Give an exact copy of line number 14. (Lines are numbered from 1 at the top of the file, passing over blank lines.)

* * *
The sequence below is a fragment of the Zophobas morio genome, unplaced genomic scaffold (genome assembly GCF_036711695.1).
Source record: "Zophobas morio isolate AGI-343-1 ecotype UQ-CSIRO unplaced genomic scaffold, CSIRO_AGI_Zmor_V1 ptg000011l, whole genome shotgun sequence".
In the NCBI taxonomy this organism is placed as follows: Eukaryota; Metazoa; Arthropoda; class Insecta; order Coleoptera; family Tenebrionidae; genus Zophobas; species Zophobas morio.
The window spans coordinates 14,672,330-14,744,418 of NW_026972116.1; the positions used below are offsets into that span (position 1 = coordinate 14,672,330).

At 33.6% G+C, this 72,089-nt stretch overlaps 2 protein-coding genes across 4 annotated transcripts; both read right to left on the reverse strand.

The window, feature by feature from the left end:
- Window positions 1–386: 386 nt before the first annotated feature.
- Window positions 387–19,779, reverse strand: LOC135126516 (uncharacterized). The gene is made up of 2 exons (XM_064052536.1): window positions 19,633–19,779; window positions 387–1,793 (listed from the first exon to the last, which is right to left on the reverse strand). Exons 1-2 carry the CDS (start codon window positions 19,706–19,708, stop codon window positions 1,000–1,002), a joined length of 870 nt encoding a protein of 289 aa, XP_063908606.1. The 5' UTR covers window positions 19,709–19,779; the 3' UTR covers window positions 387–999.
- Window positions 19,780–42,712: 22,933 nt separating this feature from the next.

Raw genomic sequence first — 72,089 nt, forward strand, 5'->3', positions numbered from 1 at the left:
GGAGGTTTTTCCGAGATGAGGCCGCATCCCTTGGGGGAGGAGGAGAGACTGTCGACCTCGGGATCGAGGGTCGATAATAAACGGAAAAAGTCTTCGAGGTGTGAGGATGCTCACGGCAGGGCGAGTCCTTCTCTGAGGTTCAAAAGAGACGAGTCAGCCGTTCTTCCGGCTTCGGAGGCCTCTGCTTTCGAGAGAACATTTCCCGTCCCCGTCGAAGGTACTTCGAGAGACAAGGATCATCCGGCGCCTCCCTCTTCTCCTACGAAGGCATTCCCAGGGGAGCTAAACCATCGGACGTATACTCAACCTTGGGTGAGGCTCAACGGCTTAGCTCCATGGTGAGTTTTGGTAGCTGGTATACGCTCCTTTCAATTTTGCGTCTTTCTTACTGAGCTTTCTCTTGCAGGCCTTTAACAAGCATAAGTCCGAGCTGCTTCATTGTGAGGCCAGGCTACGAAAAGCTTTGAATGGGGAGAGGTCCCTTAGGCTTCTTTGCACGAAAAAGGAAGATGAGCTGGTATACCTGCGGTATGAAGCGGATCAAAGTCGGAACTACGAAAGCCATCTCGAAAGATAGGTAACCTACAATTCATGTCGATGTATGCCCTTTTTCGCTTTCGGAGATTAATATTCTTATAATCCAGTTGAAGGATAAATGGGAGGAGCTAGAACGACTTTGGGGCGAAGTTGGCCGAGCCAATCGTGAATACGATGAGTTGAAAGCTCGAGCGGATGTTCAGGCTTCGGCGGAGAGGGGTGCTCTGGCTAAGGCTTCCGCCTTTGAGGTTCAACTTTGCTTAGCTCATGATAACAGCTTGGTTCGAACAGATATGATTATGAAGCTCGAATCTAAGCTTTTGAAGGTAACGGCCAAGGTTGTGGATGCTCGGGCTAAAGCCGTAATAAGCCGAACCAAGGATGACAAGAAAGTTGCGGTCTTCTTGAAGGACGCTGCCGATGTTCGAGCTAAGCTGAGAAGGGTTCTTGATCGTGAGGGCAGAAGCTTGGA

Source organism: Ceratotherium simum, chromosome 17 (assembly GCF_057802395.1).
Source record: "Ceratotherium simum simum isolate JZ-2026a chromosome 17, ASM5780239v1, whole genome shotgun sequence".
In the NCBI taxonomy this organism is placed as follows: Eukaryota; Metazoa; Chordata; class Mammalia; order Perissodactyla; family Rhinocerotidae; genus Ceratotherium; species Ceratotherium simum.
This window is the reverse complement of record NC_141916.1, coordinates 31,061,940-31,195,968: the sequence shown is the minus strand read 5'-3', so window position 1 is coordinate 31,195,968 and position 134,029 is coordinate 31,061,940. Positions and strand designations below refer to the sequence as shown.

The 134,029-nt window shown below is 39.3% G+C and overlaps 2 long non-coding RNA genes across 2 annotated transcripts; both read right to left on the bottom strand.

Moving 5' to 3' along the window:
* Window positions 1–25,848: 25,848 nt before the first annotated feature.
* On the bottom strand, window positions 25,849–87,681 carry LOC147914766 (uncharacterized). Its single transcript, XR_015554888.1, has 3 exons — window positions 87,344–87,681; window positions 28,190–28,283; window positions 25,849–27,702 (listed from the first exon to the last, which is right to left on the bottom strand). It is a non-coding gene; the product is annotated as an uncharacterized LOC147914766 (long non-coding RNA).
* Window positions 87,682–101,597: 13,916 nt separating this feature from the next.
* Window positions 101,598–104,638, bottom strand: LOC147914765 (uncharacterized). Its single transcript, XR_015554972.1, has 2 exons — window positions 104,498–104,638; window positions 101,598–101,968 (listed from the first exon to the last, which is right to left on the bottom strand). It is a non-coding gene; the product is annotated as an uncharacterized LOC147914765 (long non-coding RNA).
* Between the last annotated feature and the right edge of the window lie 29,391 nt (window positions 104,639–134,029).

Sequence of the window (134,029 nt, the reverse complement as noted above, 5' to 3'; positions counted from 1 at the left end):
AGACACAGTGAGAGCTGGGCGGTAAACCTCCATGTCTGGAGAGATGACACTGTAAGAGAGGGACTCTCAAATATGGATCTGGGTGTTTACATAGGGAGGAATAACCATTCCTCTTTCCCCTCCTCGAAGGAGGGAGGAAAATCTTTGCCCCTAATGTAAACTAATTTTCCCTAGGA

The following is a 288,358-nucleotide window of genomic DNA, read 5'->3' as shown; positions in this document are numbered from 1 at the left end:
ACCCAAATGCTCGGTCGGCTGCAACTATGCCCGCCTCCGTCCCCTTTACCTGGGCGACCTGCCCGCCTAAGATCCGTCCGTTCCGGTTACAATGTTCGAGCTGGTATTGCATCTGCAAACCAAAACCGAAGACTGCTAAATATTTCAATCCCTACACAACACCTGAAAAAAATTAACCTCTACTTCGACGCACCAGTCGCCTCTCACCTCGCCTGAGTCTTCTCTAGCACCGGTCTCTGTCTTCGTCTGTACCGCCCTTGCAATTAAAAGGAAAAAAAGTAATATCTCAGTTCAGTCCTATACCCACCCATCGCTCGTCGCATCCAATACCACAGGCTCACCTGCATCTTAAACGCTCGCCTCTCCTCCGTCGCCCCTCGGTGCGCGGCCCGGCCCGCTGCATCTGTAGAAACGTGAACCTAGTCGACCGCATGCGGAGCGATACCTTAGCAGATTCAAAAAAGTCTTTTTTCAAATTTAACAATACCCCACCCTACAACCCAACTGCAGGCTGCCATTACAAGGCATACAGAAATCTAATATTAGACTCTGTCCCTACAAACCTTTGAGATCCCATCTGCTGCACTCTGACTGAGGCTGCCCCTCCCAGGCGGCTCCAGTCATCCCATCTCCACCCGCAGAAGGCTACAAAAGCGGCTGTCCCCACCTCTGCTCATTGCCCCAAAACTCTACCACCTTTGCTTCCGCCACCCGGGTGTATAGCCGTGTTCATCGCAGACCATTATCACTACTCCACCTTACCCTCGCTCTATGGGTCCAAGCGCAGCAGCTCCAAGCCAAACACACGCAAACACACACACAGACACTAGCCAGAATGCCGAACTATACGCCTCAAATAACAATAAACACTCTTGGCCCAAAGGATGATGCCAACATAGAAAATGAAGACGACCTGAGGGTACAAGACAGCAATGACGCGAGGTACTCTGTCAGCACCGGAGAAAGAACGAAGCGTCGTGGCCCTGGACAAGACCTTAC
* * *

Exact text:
In the NCBI taxonomy this organism is placed as follows: Eukaryota; Metazoa; Chordata; class Mammalia; order Perissodactyla; family Rhinocerotidae; genus Ceratotherium; species Ceratotherium simum.